Why The Walking Dead Had To Kill Off Glenn, According To Robert Kirkman

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Spoiler alert for anyone who hasn't watched The Walking Dead's season premiere and also managed to go this long without finding anything out.

In the months leading up to The Walking Dead's seventh season, one of the biggest debates was whether or not the TV show would be faithful to the comic book in respect to Negan's first victim. Creator Robert Kirkman and showrunner Scott Gimple did throw fans off by making Abraham the first to meet Lucille, but it wasn't long before the inevitable happened and Glenn also met his comic fate, complete with that meme-ready bulging eye. Kirkman spoke out about why Glenn did indeed have to die in live-action as well.

It's just that there's a lot of material that comes from Glenn's death in the comics. And while we do try to change things up to keep things interesting for the audience, and for me, this is one that there's so much that comes from Rick, there's so much with Negan, because that character is someone that he killed, and definitely Maggie is someone that kind of gets put on the trajectory that affects a great number of stories and a great number of characters moving forward. So it was kind of essential that that part of the scene at least remained intact, unfortunately.

Because TV fans don't like to think about the pragmatics that go into making a series, it's easy for many to rail on writers and producers for decisions made, but this is definitely a case in which it should be pretty obvious to everyone why things played out as they did, especially now that Robert Kirkman has laid it all out so plainly. The reason why Glenn's death was such a massive event in The Walking Dead comics, both within the relevant issue and beyond, is because of how much people loved the character and how far-flung the effects were when he was no longer around. It would have been extremely hard, if not impossible, to create anything similar for TV. Plus, we needed to see this comparison shot.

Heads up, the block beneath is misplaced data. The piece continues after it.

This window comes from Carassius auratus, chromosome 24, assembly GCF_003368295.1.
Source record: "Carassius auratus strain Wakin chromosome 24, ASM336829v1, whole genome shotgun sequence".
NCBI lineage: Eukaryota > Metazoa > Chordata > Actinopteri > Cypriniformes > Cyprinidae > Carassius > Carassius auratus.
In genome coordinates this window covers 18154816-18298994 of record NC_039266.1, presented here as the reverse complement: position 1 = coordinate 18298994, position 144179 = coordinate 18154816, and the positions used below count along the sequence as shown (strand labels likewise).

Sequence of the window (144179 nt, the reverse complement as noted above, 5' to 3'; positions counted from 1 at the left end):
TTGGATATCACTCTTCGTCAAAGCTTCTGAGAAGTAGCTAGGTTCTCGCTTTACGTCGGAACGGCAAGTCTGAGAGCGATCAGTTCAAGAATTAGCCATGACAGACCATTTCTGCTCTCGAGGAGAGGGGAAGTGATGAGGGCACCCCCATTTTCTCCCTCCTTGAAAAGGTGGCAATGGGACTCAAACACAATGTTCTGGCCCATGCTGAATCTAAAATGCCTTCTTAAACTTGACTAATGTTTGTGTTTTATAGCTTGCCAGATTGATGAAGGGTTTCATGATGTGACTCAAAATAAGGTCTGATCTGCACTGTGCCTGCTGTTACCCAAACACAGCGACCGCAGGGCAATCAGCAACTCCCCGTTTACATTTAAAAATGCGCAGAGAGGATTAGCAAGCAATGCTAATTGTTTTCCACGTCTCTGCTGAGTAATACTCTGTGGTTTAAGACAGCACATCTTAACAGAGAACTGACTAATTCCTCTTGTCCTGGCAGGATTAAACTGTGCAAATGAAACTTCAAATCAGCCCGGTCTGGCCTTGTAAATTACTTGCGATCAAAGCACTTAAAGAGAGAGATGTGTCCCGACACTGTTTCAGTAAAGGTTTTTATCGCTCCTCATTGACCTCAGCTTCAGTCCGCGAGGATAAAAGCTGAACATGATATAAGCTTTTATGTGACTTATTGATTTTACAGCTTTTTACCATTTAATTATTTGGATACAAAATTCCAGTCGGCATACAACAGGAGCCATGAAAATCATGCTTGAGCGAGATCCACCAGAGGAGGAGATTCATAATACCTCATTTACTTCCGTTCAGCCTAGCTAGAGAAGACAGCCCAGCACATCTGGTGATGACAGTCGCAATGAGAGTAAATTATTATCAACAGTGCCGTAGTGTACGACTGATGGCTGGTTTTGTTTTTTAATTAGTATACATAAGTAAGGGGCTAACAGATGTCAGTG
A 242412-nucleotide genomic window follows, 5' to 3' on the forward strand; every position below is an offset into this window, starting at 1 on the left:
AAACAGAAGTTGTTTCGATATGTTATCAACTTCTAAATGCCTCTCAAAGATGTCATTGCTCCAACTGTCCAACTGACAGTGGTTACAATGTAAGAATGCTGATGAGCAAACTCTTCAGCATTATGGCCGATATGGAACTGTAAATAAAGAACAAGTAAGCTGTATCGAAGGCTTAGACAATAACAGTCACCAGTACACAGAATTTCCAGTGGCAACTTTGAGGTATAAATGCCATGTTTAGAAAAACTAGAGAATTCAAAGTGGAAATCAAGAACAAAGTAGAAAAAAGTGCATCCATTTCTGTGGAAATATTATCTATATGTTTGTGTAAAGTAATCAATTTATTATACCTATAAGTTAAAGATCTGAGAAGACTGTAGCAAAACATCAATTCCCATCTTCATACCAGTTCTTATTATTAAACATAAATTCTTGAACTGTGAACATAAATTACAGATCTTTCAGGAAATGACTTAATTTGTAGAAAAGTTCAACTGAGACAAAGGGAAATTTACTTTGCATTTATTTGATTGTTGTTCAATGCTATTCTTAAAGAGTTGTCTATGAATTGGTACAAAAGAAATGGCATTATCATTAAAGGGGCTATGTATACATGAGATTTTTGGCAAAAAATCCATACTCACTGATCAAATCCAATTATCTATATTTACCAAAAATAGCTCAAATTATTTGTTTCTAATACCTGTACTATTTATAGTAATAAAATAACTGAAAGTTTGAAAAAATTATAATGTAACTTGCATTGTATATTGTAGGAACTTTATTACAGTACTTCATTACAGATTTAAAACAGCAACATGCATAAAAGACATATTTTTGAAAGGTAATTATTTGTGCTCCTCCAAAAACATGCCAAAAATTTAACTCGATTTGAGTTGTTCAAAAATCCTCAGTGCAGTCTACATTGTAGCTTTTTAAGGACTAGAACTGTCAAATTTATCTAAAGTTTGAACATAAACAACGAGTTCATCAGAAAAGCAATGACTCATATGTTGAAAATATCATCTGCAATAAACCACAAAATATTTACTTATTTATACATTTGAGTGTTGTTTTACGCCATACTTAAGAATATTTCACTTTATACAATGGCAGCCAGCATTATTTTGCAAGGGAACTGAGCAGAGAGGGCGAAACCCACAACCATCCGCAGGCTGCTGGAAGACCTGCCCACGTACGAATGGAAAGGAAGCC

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Viewers who aren't familiar with the comics can't possibly grasp the entirety of what's to come in The Walking Dead's future, and how drastically different Glenn's survival would have made it all. The biggest departure would have involved Maggie, whose post-Glenn life easily eclipses the time when they were together, as far as her strength and abilities are concerned. She has a lot of story coming up, both on The Hilltop and off, that would have been robbed from actress Lauren Cohan if Steven Yeun was still around as her faux hubby. Sure, a possible complementary angle could have been worked out if Maggie had died instead - and Cohan's stomach-churning death scene was both filmed and leaked - but that would have still meant massive restructuring.

To spin some hyperbole out of this, asking to change Glenn's death would have been like asking Mark Burnett to change The Bible's miniseries sequel A.D. so that it killed someone else instead of Jesus. Or like taking a long look at the Grand Canyon and asking the Colorado River to pick up and move over to the east a few hundred miles. And then probably getting mad at both for whatever changes they came up with. But apparently some major thought went into trying to conceive how such a mega-switch would work. Here's what else Kirkman told EW.

We did discuss options. At the end of the day, we were like, pulling the thread on this sweater just pulls too many things apart and it's too difficult to get back on that trajectory without that death.

While I will absolutely miss Glenn and the energy that Steven Yeun brought to the often dour show, I can't imagine that iconic moment ending any other way than in the former delivery boy a bloodied husk of his former self. The Walking Dead will be back to give us some of those ramifications of Glenn's death on Sunday nights on AMC. (If you want to see that epic scene in LEGO form, head here and expect to still be disturbed.) To see what else is coming to the small screen, check out our fall TV schedule.

Nick Venable
Assistant Managing Editor

Nick is a Cajun Country native and an Assistant Managing Editor with a focus on TV and features. His humble origin story with CinemaBlend began all the way back in the pre-streaming era, circa 2009, as a freelancing DVD reviewer and TV recapper.  Nick leapfrogged over to the small screen to cover more and more television news and interviews, eventually taking over the section for the current era and covering topics like Yellowstone, The Walking Dead and horror. Born in Louisiana and currently living in Texas — Who Dat Nation over America’s Team all day, all night — Nick spent several years in the hospitality industry, and also worked as a 911 operator. If you ever happened to hear his music or read his comics/short stories, you have his sympathy.